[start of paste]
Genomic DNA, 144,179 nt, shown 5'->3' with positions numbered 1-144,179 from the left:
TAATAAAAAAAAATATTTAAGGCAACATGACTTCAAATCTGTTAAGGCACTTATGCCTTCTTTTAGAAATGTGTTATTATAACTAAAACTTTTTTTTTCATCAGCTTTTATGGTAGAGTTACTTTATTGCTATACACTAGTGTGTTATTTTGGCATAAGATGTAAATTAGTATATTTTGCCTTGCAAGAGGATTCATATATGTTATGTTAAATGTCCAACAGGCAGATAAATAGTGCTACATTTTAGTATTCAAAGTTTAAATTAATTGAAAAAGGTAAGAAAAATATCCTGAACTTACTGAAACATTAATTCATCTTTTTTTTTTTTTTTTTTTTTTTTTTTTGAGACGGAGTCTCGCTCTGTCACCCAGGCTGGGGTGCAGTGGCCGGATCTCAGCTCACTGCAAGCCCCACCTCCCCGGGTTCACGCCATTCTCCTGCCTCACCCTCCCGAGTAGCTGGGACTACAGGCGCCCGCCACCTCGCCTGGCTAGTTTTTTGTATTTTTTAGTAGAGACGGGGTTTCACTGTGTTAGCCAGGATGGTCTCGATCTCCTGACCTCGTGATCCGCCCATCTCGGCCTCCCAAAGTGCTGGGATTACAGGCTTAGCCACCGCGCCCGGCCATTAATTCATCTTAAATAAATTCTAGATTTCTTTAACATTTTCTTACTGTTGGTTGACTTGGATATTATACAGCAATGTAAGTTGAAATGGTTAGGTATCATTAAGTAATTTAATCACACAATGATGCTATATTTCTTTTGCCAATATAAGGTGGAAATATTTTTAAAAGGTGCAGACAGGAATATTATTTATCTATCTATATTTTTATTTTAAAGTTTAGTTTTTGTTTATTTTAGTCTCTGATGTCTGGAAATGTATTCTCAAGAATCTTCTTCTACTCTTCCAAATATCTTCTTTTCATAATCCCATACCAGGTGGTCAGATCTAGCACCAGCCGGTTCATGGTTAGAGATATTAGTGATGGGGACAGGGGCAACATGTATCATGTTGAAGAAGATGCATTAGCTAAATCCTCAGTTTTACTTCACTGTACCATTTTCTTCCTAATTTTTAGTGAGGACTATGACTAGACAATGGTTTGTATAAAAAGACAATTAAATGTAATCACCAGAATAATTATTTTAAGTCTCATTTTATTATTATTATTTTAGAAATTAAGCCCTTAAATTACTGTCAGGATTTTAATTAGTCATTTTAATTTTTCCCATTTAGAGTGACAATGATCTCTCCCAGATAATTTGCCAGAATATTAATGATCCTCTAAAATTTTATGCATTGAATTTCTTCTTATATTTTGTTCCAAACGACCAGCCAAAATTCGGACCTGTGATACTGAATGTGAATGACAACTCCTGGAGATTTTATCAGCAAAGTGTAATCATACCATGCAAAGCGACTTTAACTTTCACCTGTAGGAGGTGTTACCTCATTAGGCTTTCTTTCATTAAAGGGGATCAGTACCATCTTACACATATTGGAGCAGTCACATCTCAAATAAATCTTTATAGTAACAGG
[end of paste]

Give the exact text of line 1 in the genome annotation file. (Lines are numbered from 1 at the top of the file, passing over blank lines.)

Genomic DNA, 144,179 nt, shown 5'->3' with positions numbered 1-144,179 from the left: